Today I take some blog space to congratulate Cincinnati's Ken Griffey, Jr. on becoming the sixth player in MLB history to hit 600 home runs. I'm not sure Sammy Sosa really belongs on there, and there will always be questions about Barry Bonds. But with all that he's been through, all the secondgeneration, first overall Draft pick hype, then the injuries and inquiries about what he had left, and the way he has always gone about playing the game, Griffey forever deserves to be on that elite list of players. He truly is one of the all time greats of this game. A fivetool superstar in his earlier years, and one of the most exciting players in my lifetime (since 1987, the year he was drafted), the younger Griffey could have been at 700 home runs by now had his health remained steady. Even so, 600 is quite an accomplishment. So once again, congratulations Ken Griffey, Jr.
August 7, 2007. A clear Tuesday night. My mom’s 47th birthday. (Apologies to you for giving away your age. It’s good to just let it go.) And a night on which, in San Francisco, California, 43-year-old Barry Lamar Bonds, son of Pat and the former MLB star Bobby Bonds, broke the most sacred individual record in North American team sports, previously held by Braves (and Brewers) legend Henry "Hank" Aaron.
He hit his 756th home run.
I wasn’t sure how to initially react or what any of my opinions would turn out to be after Bonds finally hit the home run. In the immediate aftermath of the accomplishment, things are starting to become more clear. Bonds hit the home run to right center field on a second 3-2 pitch off of 29-year-old Washington Nationals left hander Mike Bacsik. Bacsik’s father, like Barry’s, also played in the Major Leagues. The home run, in the bottom of the fifth inning with one out, tied the game at 4. Afterwards, Bonds congratulated everyone, then saw a pre-recorded message from Aaron on the video screen. Even if he read it from a teleprompter, it still surprised Bonds, who probably didn’t even care how real it was. He then briefly thanked everyone (sans Greg Anderson), including the Nationals, for their support. He conveniently left out the part where he bashed every one of his critics individually. He’ll probably get to that later. The delusional Giants fanbase cheered as the guy who came up with the ball was hauled away as if he were an almighty world leader. (Personally, I wanted one of those girls that got tangled up in the mob to end up with the ball. That would have been interesting.) Bacsik actually pitched the rest of the inning when the game resumed about…three years later.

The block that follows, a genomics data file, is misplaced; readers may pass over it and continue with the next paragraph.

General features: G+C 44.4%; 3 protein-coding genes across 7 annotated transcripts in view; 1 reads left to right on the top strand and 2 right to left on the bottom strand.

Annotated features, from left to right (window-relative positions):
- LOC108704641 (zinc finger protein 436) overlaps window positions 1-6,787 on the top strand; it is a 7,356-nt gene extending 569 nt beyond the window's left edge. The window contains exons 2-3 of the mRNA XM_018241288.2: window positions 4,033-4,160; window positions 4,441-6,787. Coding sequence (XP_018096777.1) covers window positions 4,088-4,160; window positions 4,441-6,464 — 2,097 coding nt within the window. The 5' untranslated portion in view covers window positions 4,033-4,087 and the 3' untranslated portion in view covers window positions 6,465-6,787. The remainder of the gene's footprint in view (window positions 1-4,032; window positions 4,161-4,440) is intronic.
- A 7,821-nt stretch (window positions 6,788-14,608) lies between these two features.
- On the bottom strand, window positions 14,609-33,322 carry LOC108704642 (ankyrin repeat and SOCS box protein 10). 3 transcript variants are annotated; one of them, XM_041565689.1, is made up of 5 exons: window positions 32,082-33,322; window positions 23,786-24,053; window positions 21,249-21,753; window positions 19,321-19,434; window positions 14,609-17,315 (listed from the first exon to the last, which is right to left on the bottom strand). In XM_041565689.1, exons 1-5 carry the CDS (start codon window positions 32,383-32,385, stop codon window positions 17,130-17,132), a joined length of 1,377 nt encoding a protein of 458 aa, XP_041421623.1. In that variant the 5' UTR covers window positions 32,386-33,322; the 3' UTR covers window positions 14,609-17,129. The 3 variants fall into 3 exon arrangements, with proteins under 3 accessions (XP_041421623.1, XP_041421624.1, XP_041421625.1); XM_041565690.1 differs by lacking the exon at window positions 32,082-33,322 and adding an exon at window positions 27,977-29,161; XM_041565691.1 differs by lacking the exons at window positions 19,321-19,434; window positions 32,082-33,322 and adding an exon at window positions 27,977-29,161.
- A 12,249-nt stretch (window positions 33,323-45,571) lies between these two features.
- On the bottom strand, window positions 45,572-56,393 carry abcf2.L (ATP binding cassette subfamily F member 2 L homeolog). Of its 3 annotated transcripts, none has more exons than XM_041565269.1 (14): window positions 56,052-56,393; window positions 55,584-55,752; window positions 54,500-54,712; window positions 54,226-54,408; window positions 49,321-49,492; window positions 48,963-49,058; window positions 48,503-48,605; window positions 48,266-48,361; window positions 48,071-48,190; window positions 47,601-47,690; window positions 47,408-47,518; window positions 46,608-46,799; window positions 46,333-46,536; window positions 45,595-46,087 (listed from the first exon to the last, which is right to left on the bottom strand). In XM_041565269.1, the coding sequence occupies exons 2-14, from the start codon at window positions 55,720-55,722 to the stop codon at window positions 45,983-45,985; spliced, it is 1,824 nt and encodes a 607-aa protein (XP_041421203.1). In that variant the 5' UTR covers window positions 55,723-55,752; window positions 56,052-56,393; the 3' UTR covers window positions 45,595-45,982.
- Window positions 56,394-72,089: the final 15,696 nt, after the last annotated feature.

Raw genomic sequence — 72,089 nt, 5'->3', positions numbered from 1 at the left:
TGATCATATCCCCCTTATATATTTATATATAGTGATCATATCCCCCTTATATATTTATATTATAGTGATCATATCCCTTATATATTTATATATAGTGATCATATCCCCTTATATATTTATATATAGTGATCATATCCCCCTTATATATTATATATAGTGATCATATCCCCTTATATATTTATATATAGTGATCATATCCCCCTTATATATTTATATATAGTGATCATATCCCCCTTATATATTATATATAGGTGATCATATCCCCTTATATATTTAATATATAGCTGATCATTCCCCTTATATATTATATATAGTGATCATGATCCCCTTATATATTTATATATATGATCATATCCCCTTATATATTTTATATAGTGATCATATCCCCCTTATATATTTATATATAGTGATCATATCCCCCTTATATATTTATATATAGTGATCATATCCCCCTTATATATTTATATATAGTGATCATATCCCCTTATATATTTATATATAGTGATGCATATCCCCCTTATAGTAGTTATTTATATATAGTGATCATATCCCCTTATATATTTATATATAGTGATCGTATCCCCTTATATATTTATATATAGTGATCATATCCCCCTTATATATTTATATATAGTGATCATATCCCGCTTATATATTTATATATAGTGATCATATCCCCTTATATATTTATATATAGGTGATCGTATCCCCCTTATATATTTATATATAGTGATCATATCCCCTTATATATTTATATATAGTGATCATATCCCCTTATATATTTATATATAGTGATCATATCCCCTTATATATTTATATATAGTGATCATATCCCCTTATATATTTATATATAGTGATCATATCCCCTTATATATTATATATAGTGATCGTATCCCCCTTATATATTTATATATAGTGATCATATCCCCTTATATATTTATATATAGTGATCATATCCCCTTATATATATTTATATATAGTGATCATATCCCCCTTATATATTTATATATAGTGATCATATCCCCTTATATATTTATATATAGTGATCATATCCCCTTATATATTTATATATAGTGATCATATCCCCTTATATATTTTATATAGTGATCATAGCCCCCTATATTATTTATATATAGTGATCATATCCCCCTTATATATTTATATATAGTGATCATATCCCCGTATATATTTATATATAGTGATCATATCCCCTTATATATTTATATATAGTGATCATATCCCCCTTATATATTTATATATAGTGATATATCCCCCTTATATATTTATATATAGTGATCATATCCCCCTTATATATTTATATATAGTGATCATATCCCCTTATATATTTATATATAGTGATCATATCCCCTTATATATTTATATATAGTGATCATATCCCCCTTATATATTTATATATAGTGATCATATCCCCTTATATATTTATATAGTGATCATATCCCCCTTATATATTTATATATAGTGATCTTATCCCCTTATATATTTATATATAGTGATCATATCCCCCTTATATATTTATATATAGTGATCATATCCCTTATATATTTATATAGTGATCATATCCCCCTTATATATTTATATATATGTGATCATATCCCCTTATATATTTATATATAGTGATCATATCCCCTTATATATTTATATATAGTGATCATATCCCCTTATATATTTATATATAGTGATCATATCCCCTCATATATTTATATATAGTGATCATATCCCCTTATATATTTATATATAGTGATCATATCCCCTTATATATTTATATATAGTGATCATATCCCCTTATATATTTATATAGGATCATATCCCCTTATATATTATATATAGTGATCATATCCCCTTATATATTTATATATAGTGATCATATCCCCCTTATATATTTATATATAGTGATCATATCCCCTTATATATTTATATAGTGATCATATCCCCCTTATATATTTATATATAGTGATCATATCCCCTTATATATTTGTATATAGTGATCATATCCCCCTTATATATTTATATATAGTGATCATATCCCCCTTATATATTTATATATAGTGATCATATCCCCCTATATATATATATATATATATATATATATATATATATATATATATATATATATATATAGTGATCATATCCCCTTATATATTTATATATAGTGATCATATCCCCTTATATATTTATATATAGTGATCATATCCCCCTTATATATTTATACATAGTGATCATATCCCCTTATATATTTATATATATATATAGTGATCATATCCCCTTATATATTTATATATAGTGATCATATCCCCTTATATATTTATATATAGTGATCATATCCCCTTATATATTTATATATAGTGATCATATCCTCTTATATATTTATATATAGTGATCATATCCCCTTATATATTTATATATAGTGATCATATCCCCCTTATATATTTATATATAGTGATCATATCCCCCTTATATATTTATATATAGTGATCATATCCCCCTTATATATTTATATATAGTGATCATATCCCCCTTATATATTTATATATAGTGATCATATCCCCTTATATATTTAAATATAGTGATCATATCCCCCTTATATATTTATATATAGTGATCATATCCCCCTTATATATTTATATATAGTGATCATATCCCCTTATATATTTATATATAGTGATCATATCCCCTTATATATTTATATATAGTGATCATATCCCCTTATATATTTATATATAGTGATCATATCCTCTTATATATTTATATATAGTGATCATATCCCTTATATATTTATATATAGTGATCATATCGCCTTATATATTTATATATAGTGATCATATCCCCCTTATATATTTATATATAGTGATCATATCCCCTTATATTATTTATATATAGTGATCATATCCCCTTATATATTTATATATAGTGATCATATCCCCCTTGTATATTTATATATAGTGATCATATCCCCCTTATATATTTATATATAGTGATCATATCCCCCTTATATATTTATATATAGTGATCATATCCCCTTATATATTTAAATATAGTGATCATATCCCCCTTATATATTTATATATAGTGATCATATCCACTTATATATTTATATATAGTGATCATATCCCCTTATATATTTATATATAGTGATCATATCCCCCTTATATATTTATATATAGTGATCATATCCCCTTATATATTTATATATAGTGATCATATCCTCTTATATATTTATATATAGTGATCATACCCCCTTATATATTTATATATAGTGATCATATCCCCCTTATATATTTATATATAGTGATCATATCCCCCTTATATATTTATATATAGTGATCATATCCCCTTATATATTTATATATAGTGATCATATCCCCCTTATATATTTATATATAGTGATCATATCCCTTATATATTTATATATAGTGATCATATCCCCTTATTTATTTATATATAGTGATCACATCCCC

Those were the facts…now for a few mixed opinions. As a long-time Atlanta Braves fan (I even include them in my Devil Rays rants), I found it more difficult to cheer for anyone to break Aaron’s record, as Aaron did it as a Brave back in 1974. I found it even more difficult to cheer for Barry Bonds to do it. I believe Bonds took steroids knowingly, dating back to at least 1999. Eyewitness accounts and testimony have backed this up, and right now I believe it. While he was far from alone, he was certainly the most noticeable. Anybody who’s head grows to be the size of a watermelon when he’s in his mid-30s will draw attention. And so will a guy who has treated so many people like dog **** the way he has. He has turned down charitable causes for his time and autographs. He has ripped teammates at the most inopportune times. He has criticized the fans and, more so, the media, even dragging unwilling family members into it. And because he acted alone in being a complete and utter dillweed (the most I can say refraining from my usual MA-rated dialogue), it may be even more so for that reason than over the steroid accusations that I wanted Barry Bonds to fail. It was only a matter of time before he did hit 756 home runs, unless he was run over by a trolley car, but that never happened. I just wasn’t sure that I wanted to see it. To watch this guy who took so much and gave far less over the years and lied about performance enhancers celebrate becoming the home run king would prove to be very difficult. If not for his inflated 2001 season, the record may still be out of reach. In a way, I wish it was. I, for the most part, didn’t want to see Bonds as the home run leader. But now he is. At least it’s over, and we can, years from now, move on to the next guy. I’m a huge fan of what Bonds could do as a player, especially in his early years when he had power and speed like nobody’s business. However, I’m not overly enthralled with this new development. I envision asterisks next to this record now, and that can never be a good sign.
And neither, for that matter, could Bud Selig and Hank Aaron no-showing.
For its historical significance, I caught the entire thing on my DVR. I’ll watch it again the next time I need to escape from reality. Or, better yet, find the true harshness of it.
R.I.P. 755, 1976-2007